Cabinet Moves to Find Another Site for the Elon Moreh Settlement
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Cabinet Moves to Find Another Site for the Elon Moreh Settlement

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The Cabinet today empowered the Ministerial Defense Committee to find another site for the Gush Emunim settlement of Elon Moreh. But the two principal supporters of the Gush, Agriculture Minister Ariel Sharon and Education Minister Zevulun Hammer, dissented angrily and fear was expressed in some circles that this might encourage the settlers to resist forcibly when the army carries out the Supreme Court’s Oct. 22 order to dismantle the settlement in 30 days.

The Cabinet majority made it clear that the government will abide by the high court’s ruling that Elon Moreh was established illegally on seized Arab lands and must be removed. But the issue has aroused intense emotions. Sharon, a member of the Ministerial Defense Committee, declared that he would have no part in the effort to find an alternative site for Elon Moreh.

According to an Israel Radio report, Sharon stalked out of the Cabinet room when Defense Minister Ezer Weizman began a lengthy presentation of his views, that the settlement question must be dealt with in the broader context of the over all peace process. After the session, Hammer, a leader of the National Religious Party, said he was “dissatisfied” that the Cabinet has deferred a showdown on the settlement issue.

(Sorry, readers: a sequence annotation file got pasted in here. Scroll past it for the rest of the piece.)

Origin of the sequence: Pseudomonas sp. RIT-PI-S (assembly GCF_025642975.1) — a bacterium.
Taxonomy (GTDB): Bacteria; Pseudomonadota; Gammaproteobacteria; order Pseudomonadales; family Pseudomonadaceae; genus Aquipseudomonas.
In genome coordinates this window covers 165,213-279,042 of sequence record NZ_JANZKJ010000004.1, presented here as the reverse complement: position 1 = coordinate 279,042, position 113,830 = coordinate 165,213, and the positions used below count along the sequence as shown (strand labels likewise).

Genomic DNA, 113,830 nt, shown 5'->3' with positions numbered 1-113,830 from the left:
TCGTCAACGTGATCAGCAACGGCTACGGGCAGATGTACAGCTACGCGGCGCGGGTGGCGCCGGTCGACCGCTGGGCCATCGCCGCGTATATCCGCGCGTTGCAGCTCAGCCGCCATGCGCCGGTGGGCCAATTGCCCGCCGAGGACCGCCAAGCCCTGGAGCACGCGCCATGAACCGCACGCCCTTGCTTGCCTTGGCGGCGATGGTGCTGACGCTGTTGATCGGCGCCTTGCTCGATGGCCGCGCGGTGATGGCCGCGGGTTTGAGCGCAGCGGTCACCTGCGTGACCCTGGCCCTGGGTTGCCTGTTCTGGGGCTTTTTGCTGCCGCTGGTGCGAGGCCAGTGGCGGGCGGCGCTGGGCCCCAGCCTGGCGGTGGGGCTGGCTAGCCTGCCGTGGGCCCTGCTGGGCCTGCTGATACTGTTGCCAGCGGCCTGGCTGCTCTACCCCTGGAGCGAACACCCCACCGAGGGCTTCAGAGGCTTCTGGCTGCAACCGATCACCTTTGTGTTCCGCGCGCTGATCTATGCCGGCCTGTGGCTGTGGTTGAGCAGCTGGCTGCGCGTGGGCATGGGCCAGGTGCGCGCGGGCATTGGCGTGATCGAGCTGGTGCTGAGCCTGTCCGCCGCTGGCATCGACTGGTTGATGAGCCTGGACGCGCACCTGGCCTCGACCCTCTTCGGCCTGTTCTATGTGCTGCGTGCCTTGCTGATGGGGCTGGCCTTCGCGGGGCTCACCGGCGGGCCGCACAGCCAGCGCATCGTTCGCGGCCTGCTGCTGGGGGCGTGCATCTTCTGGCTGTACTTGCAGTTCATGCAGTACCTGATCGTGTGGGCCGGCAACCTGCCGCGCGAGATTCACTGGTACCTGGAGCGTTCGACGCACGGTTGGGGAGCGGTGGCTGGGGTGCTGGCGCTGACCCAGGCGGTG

The debate over future settlement policy in light of the Supreme Court’s Elon Moreh decision began today but reached no conclusions. It will be resumed at another session within 10 days, the Cabinet announced.

In preparation for the debate, the Defense Ministry has compiled statistics showing that since 1967 61,000 dunams (15,000 acres) of privately owned land on the West Bank have been seized by the military authorities and 80,000 dunams (20,000 acres) were purchased from private owners. (See separate story P.3.).

The crisis over Elon Moreh developed when the Supreme Court flatly rejected the government’s claim that the settlement was necessary for security purposes, It charged that civilian authorities used security as a pretext to satisfy the demands of the Gush Emunim and that the military knowingly went along with that subterfuge.


Much of today’s Cabinet session was taken up by a vituperative exchange between Sharon and Attorney General Yitzhak Shamir. Shamir took the Agriculture Minister to task for his bitter public attacks on the Supreme Court’s decision and his charges that government attorneys mishandled the case before the high court. Shamir echoed the extraordinary public rebuke delivered to Sharon yesterday by Amnon Goldenberg, chairman of the Tel Aviv Bar Association.

Goldenberg, once a candidate for the office of Minister of Justice in Premier Menachem Begin’s Cabinet, was incensed by Sharon’s demands for retroactive legislation that would nullify the Supreme Court’s Elon Moreh decision and bar it from ruling on settlement issues in the future.

“Anyone who talks like that is talking rot.” Goldenberg declared during a reception in Jerusalem for newly qualified lawyers. He said the kind of legislation Sharon demanded would threaten the basic foundation of democracy in Israel — the rule of law.

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